In Defense of Herb
I have at my fingertips a litany of scandal: a dozen companies or more, all exaggerating earnings, hiding inventory, secretly cutting prices, watching their businesses implode while they dump stock on an unsuspecting public.
I speak of significant companies, all publicly traded, with market caps north of $500 million. I could tell you the names of these companies, and, if I was still a working journalist, I would. But now that I’m a hedge fund analyst, why would I?
The risks of being openly skeptical of a company have never been greater. As the Securities and Exchange Commission looks on, critical investors and short sellers are being ignored on conference calls, refused access to company management, lied to by executives, and, of late, sued into submission. The victim, ultimately, is the investing public, inured from any frank discussion of risk.
In the financial press, seldom is heard a discouraging word. On rare occasion reporters, writing in their own voice, are critical. But money managers rarely are. Did you ever wonder why is it that we Wall Street pros, a generally bitter lot, sound so positive in print?
Look what’s happened to my friends Herb Greenberg and David Rocker. More than any other business journalist, Greenberg has made a career trafficking in information about troubled companies. David Rocker, meanwhile, has made a career selling short the shares of such companies. On rare occasion, Rocker has openly shared his views with Greenberg’s readers. For this, Greenberg’s records were subpoenaed by the SEC (a subpoenaed later withdrawn), Rocker is being sued by Overstock.com, accused of being part of a vast conspiracy to bring the unprofitable retailer down. The threat of such actions has critics of stocks slinking even further into the shadows.
Rocker should be commended for the courage of his convictions, a rarity on the short side (a few times in my days as a reporter, he’d be quoted in my columns or in my television reports, but too rarely). But without protection from the SEC, few dare to join Rocker, airing public doubt. And Greenberg’s most difficult problem today isn’t finding the right story ideas. It’s finding people like Rocker willing to go on the record – a task made all that more difficult thanks to the SEC’s bone-headed prosecution.
That leaves journalists with only ill-informed Wall Street analysts and promoters happy to go on CNBC or be quoted in the press. Here’s what too few business journalists know: short sellers are the very best of sources. Why? Because buying stocks is easy. Shorting is hard.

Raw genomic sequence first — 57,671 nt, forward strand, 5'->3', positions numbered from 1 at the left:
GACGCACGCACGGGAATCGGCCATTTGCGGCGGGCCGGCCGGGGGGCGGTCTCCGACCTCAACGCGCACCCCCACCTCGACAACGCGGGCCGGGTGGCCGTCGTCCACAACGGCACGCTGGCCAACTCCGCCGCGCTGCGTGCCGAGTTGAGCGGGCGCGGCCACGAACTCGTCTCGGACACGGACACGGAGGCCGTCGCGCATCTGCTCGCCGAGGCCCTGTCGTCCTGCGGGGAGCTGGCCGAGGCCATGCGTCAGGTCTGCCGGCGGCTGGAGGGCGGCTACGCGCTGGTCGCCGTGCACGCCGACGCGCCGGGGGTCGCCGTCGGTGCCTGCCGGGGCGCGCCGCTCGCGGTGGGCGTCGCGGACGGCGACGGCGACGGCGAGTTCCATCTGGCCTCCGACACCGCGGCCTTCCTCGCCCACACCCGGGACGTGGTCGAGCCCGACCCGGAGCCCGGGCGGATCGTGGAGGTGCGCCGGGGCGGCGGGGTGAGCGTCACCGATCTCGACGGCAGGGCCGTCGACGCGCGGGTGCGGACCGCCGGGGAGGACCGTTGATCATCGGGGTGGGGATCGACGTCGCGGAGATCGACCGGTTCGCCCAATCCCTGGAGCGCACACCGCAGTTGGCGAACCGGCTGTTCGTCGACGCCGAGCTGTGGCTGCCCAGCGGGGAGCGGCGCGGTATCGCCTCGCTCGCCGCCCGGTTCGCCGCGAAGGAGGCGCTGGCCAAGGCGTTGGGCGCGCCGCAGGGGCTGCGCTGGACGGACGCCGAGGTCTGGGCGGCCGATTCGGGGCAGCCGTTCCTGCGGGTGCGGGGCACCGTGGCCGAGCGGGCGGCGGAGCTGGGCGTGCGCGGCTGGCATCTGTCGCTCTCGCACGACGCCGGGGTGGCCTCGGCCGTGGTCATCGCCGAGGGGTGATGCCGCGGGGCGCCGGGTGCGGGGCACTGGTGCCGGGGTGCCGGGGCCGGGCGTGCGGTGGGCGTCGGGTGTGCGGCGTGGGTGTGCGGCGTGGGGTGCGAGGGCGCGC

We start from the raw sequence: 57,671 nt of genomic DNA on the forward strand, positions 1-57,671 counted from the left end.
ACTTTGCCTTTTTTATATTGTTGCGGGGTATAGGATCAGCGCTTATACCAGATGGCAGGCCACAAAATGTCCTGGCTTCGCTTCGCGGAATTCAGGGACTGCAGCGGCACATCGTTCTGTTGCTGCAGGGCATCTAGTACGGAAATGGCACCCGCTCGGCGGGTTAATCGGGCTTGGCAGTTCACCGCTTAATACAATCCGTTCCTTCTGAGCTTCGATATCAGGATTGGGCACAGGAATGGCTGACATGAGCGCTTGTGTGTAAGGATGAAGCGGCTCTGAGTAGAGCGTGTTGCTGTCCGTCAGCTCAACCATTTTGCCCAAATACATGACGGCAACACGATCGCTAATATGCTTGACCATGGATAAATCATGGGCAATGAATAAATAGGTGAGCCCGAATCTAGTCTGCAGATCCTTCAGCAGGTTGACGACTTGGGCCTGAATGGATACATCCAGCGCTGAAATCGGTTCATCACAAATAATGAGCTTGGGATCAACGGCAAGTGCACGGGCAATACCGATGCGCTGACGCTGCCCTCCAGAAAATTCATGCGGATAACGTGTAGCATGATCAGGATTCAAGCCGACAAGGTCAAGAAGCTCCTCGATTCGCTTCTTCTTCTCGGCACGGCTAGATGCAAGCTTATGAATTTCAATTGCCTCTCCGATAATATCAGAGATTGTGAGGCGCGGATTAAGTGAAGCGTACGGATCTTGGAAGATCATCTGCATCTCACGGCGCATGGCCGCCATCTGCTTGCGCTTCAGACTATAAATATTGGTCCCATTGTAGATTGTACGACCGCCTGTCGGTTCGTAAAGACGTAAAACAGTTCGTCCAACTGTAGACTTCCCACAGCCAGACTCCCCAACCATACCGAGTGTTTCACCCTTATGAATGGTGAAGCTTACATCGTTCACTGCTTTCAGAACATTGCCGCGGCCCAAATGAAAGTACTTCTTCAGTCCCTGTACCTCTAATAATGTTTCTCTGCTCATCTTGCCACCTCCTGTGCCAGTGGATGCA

When people ask me the secret to great stock purchase, I tell them the story of Thin File. My parsimonious boss bought a single file cabinet fourteen years ago when he had some $2mm under management. With assets bulging at more than $800 million today, he refuses to buy another file cabinet. So the folder for each investment is kept to less than half-an-inch. File “thinning” is a regular chore for his analysts. And woe to the young analyst caught hording information. “This,” the boss will say seizing an offending full-figured folder from a desk, “is a money-losing file. Thin it.” Refuseniks are fired, ritualistically.
But just as simplicity is the friend of an investment, a short sale thrives on complexity. The more convoluted a story is, the more that can go wrong and, therefore, the more likely the stock will decline.
Warren Buffet wrote in 2005: “If only one variable is key to a decision, and the variable has a 90% chance of going your way, the chance of a successful outcome is obviously 90%. But if ten independent variables need to break favorably for a successful result, and each has a 90% probability of success, the likelihood of having a winner is only 35%.”
So while a thin file makes a good long, a good short can have a fat file. Short sellers need to know where the ghost in the machine may lie. So short sellers tend to do more research than long investors, because they have to.
But rather than being known as researchers, short sellers are known as financial buzzards; bird-brains circling and hoping for the worst. After church one Sunday, an otherwise financially-savvy parishioner told me “it’s un-Christian to short stocks.” I wonder: would I be a better Christian if bid for overvalued stocks? Should my Lenten observance be 40 days of Google purchases, the higher the price, the greater the absolution. Indeed, why don’t I secure a place in Heaven once and for all, buying forlorn Kodak at four time next years earnings, no, Jesus, let me pay five time earnings to obtain His eternal salvation!
Short sellers are in need of a public rehabilitation. But we need the protection, not the persecution or the blind eye of the SEC.
And short sellers need to end their silence. We need to speak up. Every short seller should call up a journalist today and share with them the tales of woe and intrigue that we know so well. Because the public needs to know that even as Adelphia, Tenant and Enron fade into history, corporate skullduggery runs amok.
But I fear these are stories that will never be told.
Cory Johnson, an analyst for Cannell Capital LLC in San Francisco is a former investigative reporter and CNBC’s former technology correspondent. Most of his files are thin.